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Thursday, 9 January 2014

Characterization: Claudio; Lucio; and Angelo: Critical commentary (Act I, Scene II)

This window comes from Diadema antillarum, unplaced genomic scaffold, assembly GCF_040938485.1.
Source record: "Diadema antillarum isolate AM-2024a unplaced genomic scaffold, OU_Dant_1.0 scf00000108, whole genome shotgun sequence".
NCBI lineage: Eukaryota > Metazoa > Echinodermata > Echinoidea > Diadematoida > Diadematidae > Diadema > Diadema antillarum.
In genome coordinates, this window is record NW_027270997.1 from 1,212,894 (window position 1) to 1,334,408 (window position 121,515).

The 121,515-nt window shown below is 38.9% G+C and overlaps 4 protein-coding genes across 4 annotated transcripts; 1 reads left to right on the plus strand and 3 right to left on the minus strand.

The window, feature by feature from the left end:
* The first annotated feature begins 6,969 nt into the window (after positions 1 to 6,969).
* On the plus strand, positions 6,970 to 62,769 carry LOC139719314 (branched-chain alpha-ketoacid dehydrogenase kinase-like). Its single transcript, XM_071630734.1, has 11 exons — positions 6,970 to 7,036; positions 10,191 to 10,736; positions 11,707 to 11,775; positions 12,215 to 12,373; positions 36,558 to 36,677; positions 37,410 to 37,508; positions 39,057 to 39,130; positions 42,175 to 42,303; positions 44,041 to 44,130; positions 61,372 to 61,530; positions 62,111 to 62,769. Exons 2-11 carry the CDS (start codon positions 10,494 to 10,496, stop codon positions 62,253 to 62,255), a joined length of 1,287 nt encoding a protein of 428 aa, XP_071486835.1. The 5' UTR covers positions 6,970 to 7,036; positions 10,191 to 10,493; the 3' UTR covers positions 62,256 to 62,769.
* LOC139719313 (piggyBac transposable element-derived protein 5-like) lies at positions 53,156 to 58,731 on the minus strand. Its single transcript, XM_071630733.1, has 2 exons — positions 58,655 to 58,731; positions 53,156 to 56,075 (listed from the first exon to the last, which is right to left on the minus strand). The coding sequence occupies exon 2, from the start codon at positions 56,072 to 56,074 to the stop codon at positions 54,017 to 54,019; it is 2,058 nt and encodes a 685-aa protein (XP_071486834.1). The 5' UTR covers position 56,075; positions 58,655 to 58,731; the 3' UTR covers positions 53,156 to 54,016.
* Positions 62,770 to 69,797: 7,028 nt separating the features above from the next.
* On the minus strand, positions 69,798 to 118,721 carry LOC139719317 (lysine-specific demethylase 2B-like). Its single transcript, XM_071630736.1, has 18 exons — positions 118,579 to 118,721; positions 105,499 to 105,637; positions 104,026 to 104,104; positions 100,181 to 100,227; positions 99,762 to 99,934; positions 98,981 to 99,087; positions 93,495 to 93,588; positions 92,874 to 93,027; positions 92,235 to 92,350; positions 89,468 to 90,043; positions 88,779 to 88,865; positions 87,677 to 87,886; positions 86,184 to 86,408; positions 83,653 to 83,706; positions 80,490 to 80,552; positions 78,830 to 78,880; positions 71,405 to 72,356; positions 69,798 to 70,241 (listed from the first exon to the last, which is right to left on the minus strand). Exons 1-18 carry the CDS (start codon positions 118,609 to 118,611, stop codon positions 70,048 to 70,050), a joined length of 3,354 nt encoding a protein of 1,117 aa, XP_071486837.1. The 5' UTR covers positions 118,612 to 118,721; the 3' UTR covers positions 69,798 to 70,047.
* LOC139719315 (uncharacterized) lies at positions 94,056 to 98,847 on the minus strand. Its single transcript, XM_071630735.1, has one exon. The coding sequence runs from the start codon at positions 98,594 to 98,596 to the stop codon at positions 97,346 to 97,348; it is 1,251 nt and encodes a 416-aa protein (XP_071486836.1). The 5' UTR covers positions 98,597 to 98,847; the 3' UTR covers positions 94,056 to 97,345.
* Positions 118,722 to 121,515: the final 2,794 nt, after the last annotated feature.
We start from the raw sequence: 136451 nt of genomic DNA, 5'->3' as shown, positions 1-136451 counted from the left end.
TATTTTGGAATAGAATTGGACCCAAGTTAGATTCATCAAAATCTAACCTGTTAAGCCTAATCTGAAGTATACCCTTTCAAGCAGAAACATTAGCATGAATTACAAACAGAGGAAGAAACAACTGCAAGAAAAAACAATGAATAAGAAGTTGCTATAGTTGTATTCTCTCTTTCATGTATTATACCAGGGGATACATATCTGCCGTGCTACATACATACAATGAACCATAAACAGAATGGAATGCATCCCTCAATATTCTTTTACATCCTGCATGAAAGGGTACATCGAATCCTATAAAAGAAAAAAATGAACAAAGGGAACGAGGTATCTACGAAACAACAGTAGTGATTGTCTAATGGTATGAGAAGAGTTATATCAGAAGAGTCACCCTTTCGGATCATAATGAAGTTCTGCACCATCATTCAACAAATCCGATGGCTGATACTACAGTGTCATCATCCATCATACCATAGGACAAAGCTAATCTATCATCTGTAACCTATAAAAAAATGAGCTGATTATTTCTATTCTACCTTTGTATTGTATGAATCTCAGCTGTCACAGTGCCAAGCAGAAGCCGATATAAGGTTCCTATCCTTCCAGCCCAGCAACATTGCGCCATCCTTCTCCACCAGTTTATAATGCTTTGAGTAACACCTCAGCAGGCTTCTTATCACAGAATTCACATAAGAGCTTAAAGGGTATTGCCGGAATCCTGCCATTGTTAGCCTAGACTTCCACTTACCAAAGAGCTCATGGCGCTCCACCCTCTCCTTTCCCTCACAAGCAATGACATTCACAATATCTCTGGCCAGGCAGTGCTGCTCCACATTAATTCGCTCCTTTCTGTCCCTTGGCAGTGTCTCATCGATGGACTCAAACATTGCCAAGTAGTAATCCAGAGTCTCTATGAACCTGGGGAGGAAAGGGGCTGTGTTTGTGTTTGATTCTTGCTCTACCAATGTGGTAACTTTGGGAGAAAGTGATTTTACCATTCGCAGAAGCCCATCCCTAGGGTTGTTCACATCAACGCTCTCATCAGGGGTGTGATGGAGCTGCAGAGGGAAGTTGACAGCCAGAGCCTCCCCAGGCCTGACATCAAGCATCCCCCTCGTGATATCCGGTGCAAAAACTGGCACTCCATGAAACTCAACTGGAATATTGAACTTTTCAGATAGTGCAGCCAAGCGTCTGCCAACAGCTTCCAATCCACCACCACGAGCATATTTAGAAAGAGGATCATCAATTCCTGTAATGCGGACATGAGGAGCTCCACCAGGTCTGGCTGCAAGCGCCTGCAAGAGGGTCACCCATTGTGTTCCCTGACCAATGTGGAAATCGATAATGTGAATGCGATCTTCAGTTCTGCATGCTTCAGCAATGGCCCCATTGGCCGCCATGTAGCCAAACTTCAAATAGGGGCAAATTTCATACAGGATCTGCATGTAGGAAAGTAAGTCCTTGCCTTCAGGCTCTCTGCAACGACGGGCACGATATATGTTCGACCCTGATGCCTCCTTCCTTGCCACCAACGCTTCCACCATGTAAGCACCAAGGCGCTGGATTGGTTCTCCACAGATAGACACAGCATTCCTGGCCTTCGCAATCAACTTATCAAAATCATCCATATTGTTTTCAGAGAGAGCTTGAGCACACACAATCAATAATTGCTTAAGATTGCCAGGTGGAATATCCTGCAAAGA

When we first meet Claudio, he is under arrest. As the Provost seems to be parading the arrested Claudio at a public place, Claudio makes a mild protest against being thus exhibited. The Provost thereupon explains that it is under orders from above that he is exhibiting him (Claudio) to the public while taking him to the prison, Claudio makes a generalization in which he blames men of authority for being callous towards those who have incurred their wrath: “Thus can the demi-god, Authority, Makes us pay down for our offence by weight.” He makes another generalization when Lucio asks him why he has been arrested. In this case he says that too much liberty always invites restraint, meaning that a man who enjoys too much freedom is likely to be put under restraint. When Lucio asks him whence comes this restraint, Claudio replies: “From too much liberty, my Lucio. Liberty, As surfeit, is the father of much fast; So every scope by the immoderate use Turns to restraint.” Here he speaks almost like a moralist, and he speaks in a sententious, pithy style. Claudio, is giving to Lucio an account of the events leading to his arrest, tells him that he had been sleeping with Juliet whom he regards truly as his wife even though he is not yet formally married to her. He gives Lucio the reason why the ritual of marriage between him and Juliet had not been gone through. He then goes on to inform Lucio that a drastic action has been taken against him by Angelo who is the new governor of the country and who is probing to be a tyrannical ruler. Claudio says that Angelo has revived a certain law which had long been in disuse and has condemned him to the maximum punishment permitted by that law. He then requests Lucio to convey his predicament to his sister Isabella. Claudio would like Isabella to use all her graces and her persuasive manner of speech to try to win a pardon for him from Angelo. Claudio’s comments on Angelo lead us to believe that Angelo is really asserting his authority with the maximum rigour. Lucio’s manner of speaking shows him to be a frivolous kind of person. In fact, Lucio too is a comic character, like Pompey and Mistress Overdone even though he belongs to a higher class of society.

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